Study confirms link between obesity and Alzheimer’s disease

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The link between obesity and Alzheimer’s disease has been confirmed by a new study that concludes “weight hurts the brain”.

In May, YourLifeChoices reported on an Australian study that found a link between obesity and shrinkage in an area of the brain responsible for memory and learning – the hippocampus.

The new study, published in the Journal of Alzheimer’s Disease, analysed blood flow in the brain. It categorised participants on the basis of their body mass index (BMI), which divides height by weight.

As Science Daily put it: “Low cerebral blood flow is the number one brain imaging predictor that a person will develop Alzheimer’s disease. It is also associated with depression, ADHD, bipolar disorder, schizophrenia, traumatic brain injury, addiction, suicide, and other conditions.”

Participants classified as overweight, obese and morbidly obese had lower blood flow to virtually all brain regions, including the temporal lobes and the hippocampus. The researchers found that blood flow to the brain worsened as BMI increased.

Low brain blood flow was noted in participants in a resting state and while undertaking concentration tasks.

“This study shows that being overweight or obese seriously impacts brain activity and increases the risk for Alzheimer’s disease as well as many other psychiatric and cognitive conditions,” explained Daniel G. Amen, MD, the study’s lead.

One in three Australians were obese in 2017–2018, says the Australian Institute of Health and Welfare (AIHW), up from 19 per cent in 1995.

The AIHW says excess weight, especially obesity, is a major risk factor for cardiovascular disease, type 2 diabetes, high blood pressure, sleep apnoea, psychological issues, some musculoskeletal conditions and some cancers.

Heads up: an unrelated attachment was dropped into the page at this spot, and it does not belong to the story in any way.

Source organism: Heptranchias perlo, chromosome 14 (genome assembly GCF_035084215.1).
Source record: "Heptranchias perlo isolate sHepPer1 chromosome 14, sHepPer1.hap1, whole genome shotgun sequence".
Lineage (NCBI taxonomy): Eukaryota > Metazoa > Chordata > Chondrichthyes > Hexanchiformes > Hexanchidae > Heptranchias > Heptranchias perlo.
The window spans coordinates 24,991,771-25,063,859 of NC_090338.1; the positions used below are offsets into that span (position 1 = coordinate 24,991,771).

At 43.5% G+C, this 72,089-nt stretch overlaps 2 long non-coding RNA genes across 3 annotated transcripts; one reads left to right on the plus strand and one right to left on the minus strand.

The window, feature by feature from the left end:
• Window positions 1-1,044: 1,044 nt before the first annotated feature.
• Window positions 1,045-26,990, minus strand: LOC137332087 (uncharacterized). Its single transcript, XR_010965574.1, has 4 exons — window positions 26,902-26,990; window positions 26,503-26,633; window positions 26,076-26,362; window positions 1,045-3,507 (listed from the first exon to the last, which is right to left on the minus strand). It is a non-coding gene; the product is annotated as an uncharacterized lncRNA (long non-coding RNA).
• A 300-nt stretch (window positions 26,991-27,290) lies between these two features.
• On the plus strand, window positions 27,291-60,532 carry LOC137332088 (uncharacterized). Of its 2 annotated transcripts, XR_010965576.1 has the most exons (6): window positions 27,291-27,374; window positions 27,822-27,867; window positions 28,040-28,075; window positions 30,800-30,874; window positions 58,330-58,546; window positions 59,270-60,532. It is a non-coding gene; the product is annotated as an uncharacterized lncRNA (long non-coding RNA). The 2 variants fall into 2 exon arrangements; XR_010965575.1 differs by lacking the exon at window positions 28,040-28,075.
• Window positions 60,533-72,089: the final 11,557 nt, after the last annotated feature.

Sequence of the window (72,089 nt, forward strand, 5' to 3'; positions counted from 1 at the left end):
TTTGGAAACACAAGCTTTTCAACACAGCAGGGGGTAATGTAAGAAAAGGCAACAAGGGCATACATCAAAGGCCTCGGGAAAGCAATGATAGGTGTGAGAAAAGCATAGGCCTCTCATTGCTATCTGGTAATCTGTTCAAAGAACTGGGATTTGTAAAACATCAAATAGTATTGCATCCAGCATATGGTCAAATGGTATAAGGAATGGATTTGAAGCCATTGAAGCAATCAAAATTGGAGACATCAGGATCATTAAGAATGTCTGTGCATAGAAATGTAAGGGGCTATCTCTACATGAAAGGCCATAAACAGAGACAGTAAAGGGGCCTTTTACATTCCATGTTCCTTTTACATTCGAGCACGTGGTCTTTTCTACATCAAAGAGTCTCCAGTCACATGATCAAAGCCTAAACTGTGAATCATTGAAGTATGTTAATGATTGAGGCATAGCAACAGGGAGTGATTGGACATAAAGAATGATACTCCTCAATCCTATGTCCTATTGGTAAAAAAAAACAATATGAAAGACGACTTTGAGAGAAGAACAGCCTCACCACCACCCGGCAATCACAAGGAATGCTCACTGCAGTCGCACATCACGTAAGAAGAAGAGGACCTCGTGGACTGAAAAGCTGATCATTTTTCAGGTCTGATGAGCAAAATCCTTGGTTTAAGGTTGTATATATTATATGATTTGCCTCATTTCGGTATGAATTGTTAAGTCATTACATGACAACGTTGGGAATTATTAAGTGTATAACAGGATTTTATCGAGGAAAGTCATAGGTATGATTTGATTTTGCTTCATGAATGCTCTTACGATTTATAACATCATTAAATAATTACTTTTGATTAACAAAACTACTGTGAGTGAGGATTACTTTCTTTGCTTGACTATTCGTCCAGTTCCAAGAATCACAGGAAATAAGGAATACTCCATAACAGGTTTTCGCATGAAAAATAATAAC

“As the level of excess weight increases, so does the risk of developing these conditions.” 

Obesity is defined as “a treatable disease that is a worldwide health concern associated with having an excess amount of body fat”.

Advocacy site says obesity is “caused by genetic and environmental factors and can be difficult to control through dieting alone”.

George Perry, PhD, editor-in-chief of the Journal of Alzheimer’s Disease, said: “Acceptance that Alzheimer’s disease is a lifestyle disease, little different from other age-related diseases, that is the sum of a lifetime is the most important breakthrough of the decade. Dr Amen and collaborators provide compelling evidence that obesity alters blood supply to the brain to shrink the brain and promote Alzheimer’s disease. This is a major advance because it directly demonstrates how the brain responds to our body.”

The study underlines excess weight as one of the major issues facing the health of the Western world. However, Dr Amen sees hope.

“One of the most important lessons we have learnt through 30 years of performing functional brain imaging studies is that brains can be improved when you put them in a healing environment by adopting brain-healthy habits, such as a healthy calorie-smart diet and regular exercise.”

He believes the findings prove people have way more control than they think over developing Alzheimer’s disease.

“Weight hurts the brain. I want people to care enough about their brains that they will work to get their bodies healthy,” says Dr Amen.